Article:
- Co-author and research an article on the link between cultivating and maintaining difficult friendships, achieve social justice, and the role of architecture and urban design in this process.
- Be the reviewer / external advisor for the thesis year in Graphic design at the Royal Academy of Fine Arts in The Hague.
Graphic design students taught me a lot about what to expect in terms of courage and voice from emerging generation of designers, by addressing issues as diverse as artificial intelligence, colonialism, gamification, gender nonconformity, feminism, protection of natural environments, cryptocurrency, and children’s education, among others.
[YS]: In what ways can industry and academia work together to improve design education?
[AE]: Industry can do more to commit to supporting free and open public education, from preschool to university level, by contribute financially to this effort. They can offer well-paying apprenticeships, support student-led design initiatives, and support paid parental leave for employees where possible.
Industry can also engage with professionals employee education and development by offering them ongoing paid training and individual leadership coaching. They can support the pursuit of formal education when needed, as well as sabbaticals and flexible hours that allow employees to pursue their curiosity and inspiration.
Formal design education could benefit greatly from an increased emphasis on practical skills (eg effective written and verbal business communication, non-violent mediation and conflict resolution, human, organizational, management and leadership skills). They can also provide students with greater exposure to current professional industry practices earlier in their courses and give them the opportunity to critique and analyze those practices.
[YS]: What are your three daily habits that you think help to strengthen your design sensitivity?
[AE]: Daily self-reflection (writing), meditation, sweeping and cleaning the outdoor areas of my living space have been very helpful to my practice.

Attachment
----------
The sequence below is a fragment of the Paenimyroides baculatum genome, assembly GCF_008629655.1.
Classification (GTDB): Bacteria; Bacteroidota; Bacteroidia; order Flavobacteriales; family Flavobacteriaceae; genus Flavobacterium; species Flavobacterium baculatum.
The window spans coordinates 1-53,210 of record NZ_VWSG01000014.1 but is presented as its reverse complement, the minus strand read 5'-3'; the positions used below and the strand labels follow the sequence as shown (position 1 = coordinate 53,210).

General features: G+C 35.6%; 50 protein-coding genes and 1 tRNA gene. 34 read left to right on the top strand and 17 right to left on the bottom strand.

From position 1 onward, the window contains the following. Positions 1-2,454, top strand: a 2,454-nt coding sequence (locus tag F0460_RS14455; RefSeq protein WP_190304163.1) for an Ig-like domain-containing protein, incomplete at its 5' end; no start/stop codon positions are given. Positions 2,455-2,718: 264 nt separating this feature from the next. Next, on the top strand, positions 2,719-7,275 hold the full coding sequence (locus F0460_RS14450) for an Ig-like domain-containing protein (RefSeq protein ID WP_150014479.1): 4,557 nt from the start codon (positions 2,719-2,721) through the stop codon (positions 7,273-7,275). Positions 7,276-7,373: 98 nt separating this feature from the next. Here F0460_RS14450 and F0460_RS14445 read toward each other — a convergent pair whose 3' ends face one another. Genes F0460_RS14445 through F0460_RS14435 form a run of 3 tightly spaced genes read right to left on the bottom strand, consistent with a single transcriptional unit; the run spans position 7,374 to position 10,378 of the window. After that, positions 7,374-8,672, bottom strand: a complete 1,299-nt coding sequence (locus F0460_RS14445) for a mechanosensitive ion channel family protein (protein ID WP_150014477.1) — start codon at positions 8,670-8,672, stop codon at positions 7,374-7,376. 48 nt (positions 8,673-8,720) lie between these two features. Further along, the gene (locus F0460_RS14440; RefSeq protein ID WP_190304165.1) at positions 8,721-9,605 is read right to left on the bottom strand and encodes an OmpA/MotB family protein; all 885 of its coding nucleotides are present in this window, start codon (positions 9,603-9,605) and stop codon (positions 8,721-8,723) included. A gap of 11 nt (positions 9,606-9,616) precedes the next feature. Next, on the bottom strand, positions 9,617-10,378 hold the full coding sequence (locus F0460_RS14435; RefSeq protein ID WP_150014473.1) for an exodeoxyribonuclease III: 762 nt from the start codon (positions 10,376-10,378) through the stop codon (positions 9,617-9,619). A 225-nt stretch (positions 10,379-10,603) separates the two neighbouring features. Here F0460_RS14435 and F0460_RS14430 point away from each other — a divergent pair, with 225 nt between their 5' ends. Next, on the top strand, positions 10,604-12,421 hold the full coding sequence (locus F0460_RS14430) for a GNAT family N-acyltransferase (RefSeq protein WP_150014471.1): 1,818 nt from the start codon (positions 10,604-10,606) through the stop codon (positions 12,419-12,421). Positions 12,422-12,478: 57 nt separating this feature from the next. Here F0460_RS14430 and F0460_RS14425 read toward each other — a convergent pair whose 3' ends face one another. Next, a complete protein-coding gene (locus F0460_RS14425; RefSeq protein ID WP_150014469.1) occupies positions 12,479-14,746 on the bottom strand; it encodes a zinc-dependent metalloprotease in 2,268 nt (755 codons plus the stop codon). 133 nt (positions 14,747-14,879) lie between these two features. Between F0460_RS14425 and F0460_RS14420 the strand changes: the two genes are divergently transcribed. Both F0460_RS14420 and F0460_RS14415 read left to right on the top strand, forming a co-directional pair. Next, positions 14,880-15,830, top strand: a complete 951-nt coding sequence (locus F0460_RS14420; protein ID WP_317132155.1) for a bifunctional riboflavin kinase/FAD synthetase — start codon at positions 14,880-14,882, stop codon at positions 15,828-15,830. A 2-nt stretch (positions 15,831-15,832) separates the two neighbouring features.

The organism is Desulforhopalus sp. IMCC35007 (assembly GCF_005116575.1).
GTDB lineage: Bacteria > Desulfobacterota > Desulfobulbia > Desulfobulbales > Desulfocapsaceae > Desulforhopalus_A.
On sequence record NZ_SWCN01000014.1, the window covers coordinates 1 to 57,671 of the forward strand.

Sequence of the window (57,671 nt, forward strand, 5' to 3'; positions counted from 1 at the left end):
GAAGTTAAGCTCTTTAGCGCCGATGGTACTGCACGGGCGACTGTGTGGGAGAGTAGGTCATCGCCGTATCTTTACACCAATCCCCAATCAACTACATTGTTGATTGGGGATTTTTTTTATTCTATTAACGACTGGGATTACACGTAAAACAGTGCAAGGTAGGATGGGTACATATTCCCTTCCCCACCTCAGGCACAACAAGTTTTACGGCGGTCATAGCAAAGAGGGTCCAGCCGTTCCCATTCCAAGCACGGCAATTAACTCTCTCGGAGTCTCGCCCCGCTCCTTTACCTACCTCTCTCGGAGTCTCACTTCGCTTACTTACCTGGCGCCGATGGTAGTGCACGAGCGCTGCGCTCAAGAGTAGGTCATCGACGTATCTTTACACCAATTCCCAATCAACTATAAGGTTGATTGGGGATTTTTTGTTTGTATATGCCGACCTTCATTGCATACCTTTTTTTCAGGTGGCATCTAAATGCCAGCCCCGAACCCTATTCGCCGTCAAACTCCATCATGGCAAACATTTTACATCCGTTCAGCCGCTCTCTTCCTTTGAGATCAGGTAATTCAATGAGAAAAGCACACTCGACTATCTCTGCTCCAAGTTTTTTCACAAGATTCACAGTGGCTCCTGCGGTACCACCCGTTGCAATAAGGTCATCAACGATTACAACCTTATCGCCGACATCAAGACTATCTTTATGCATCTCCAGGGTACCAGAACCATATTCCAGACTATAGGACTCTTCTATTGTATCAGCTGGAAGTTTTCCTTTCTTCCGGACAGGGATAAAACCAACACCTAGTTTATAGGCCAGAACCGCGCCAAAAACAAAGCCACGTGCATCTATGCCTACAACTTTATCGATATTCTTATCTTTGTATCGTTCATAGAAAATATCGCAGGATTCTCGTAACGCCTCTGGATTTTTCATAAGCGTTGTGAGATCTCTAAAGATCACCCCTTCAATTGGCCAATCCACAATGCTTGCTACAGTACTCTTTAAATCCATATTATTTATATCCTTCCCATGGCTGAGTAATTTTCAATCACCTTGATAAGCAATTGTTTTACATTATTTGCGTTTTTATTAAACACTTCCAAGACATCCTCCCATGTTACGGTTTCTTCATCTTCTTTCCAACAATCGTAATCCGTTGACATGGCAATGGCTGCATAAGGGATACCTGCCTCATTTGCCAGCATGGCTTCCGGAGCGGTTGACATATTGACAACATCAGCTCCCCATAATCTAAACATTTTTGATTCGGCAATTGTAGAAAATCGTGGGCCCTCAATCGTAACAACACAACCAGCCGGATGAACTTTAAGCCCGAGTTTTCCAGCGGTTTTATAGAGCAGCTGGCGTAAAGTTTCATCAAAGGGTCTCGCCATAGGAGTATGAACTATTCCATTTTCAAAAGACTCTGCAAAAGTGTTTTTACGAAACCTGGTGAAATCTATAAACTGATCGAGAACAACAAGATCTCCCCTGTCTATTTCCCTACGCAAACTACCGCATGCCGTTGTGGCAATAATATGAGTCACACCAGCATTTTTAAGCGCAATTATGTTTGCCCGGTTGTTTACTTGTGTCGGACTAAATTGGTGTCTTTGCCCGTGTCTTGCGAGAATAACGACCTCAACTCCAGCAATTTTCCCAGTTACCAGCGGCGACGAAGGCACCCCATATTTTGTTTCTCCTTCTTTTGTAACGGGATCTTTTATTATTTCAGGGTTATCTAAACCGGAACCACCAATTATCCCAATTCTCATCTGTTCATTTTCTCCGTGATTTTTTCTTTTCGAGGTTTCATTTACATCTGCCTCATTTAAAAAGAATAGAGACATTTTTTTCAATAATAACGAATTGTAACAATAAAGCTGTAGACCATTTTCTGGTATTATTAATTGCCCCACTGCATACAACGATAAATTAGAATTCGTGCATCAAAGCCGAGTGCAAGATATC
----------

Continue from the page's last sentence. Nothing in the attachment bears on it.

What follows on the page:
[YS]: In your reading list, which good design books would you recommend?
[AE]: These days, I think designers could benefit from reading other books that don’t explicitly deal with design, for example:
Set limits, find peace, by Nedra Glover Tawwab
No Hard Feelings: The secret power to embrace emotions at work, by Liz Fosslien and Mollie West Duffy
Dare to lead by Brene Brown.
[YS]: What are the leadership opportunities for designers in a world where inclusion and environmental sustainability are becoming key concerns?
[AE]: Designers have the opportunity to lead by practically demonstrating the great results we can achieve across social and technological systems by centering the needs of all living things in decision-making processes.
Because designers mainly discuss perception – how we see the world and our possibilities within it – leadership in design is strongest when it succeeds in changing the perception of who or what is “the problem” or “the solution” or “the customer”. The current issues we face regarding people excluded from social mobility and how quickly our environment seems to be crumbling around us, is not disconnected.
As the recent disaster of rural-urban labor migrants stranded during the outbreak of the pandemic has shown: our environments are as sustainable as our structural capacity to take care of our neighbors. It’s the job of designers to see connections like this and make sure that this information plays a role in how we frame problems and how we present targeted design solutions.
It is acceptable, and necessary, to challenge existing business models in order to broaden the perception of what is possible now.